Decreased Imposed Work With a New Nasal Continuous Positive Airway Pressure Device

Pediatr Pulmonol. 1996 Sep;22(3):188-94. doi: 10.1002/(SICI)1099-0496(199609)22:3<188::AID-PPUL8>3.0.CO;2-L.

Abstract

This model study compared the imposed work of two nasal continuous positive airway pressure (NCPAP) devices for very low birthweight (VLBW) babies: a new NCPAP device, designed by Moa et al., (Crit Care Med 16:1238, 1988), and a conventional NCPAP device. In addition, the variabilities in the pressures of a simulated airway were compared. A continuous flow (8 L/min) was used to generate CPAP. A Harvard ventilator was used to simulate breathing at a fixed volume (12.1 mL) and rate (45 breaths/min). The pressure drop across and the flow rate through each device were measured, thus allowing the determination of imposed work, i.e., the work of breathing done by the patient to overcome frictional losses due to the NCPAP device. In addition, the pressure fluctuations in the simulated airway were measured. The data presented are averages of 36 breaths using the new device and 34 breaths using the conventional device. The means of the imposed work in the new device and in the conventional device were 0.135 (95% CI +/- 0.004) mJ/breath and 0.510 (95% CI +/- 0.004) mJ/breath (P < 0.01) respectively. The coefficients of variation for pressure in the simulated airway were: new 6.8% and conventional 15.3%. We conclude that the imposed work of the new NCPAP device for the VLBW baby is approximately one-fourth of that of the conventional device. The airway pressure generated by the VLBW size of the new NCPAP device shows less variability during simulated breathing than that found with the conventional device. The findings support the clinical use of the new NCPAP device in the very low birthweight baby.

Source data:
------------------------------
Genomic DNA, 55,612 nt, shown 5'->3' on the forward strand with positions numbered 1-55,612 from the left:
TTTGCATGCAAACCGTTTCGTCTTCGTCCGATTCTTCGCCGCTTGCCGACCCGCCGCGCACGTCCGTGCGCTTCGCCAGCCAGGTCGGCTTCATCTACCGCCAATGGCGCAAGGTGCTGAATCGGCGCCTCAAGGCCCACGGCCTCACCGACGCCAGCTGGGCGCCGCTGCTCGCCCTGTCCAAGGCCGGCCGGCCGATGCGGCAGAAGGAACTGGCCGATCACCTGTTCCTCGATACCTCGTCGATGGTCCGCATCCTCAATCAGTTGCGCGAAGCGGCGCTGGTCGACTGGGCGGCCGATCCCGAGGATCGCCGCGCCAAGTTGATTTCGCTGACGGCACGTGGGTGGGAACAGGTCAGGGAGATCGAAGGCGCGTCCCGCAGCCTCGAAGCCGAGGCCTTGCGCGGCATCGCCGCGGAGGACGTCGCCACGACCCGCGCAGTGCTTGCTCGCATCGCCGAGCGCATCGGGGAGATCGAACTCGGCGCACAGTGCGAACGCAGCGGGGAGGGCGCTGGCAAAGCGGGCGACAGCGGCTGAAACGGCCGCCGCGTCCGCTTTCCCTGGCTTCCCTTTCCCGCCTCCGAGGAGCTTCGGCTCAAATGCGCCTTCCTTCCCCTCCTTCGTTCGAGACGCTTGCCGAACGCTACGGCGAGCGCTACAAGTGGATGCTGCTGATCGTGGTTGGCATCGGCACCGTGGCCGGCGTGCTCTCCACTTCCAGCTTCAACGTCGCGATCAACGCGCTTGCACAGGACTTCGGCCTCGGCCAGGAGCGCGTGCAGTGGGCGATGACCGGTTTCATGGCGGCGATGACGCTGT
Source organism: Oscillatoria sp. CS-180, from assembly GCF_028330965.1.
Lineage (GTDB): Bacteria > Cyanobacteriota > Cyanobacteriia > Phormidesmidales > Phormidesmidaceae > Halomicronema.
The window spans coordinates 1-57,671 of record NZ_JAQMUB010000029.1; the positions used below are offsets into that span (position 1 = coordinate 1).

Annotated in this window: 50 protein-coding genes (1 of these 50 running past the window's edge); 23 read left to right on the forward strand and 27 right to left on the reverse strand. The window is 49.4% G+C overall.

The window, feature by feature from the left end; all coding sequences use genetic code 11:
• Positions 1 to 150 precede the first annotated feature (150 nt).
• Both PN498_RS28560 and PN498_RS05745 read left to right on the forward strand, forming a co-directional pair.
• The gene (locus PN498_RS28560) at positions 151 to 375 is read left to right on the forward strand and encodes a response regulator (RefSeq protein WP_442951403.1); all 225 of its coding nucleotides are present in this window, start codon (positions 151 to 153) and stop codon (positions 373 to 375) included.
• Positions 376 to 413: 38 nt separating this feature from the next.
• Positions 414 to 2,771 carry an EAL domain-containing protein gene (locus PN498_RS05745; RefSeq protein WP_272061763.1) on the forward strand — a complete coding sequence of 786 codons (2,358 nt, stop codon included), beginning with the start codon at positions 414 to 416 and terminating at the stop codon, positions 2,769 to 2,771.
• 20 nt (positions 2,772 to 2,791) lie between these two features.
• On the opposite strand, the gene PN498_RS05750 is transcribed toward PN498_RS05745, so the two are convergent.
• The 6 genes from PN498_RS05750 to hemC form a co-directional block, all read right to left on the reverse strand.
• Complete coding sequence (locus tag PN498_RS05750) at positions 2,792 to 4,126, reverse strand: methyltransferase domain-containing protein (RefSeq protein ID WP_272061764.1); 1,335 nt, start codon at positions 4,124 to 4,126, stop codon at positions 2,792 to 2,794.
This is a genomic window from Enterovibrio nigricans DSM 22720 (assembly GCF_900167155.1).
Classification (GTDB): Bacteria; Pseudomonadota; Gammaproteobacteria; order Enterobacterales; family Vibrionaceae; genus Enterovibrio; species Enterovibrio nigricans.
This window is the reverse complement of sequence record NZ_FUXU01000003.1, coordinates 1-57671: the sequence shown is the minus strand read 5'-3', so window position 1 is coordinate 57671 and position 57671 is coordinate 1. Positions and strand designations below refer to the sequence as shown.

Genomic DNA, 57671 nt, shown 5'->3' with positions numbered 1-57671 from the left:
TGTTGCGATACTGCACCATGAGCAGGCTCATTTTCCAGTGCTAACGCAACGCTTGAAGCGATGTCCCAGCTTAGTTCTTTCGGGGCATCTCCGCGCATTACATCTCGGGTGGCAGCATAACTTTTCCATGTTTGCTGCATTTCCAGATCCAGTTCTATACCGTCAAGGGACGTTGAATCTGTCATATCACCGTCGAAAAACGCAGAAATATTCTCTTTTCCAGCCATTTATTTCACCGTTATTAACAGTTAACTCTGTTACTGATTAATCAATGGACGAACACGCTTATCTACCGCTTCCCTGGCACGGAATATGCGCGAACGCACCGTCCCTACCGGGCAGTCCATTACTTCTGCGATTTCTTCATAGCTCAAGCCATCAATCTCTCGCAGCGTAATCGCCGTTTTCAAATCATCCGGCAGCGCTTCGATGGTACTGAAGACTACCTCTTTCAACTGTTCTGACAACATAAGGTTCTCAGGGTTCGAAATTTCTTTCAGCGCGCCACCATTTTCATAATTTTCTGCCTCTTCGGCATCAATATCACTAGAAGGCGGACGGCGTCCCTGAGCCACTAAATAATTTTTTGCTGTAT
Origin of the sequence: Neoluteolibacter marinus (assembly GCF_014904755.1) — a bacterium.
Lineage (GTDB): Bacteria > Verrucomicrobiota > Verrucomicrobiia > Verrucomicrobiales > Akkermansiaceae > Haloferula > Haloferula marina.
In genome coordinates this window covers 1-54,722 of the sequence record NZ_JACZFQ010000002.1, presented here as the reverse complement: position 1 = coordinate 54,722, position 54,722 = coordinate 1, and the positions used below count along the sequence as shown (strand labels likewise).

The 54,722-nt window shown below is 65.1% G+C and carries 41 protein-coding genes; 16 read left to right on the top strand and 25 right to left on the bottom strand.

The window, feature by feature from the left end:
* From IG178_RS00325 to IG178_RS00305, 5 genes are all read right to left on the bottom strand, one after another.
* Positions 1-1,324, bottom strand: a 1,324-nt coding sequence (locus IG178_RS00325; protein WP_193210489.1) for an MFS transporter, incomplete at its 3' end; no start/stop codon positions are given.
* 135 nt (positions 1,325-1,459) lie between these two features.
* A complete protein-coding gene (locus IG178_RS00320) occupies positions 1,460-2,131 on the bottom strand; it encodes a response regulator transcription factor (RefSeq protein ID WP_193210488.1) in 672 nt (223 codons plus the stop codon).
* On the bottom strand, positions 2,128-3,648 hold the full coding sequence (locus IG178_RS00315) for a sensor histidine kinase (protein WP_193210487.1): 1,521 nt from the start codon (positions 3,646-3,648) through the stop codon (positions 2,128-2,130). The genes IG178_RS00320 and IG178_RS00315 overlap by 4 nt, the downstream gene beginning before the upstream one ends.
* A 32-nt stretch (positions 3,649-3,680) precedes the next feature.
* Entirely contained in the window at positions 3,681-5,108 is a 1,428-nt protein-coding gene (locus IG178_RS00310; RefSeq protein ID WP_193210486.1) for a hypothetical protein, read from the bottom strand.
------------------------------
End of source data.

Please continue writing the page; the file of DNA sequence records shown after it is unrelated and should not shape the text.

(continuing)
Publication types

  • Comparative Study

MeSH terms

  • Humans
  • Hyaline Membrane Disease / therapy
  • Infant, Newborn
  • Infant, Very Low Birth Weight
  • Positive-Pressure Respiration / instrumentation*
  • Pressure
  • Respiratory Physiological Phenomena
  • Work of Breathing*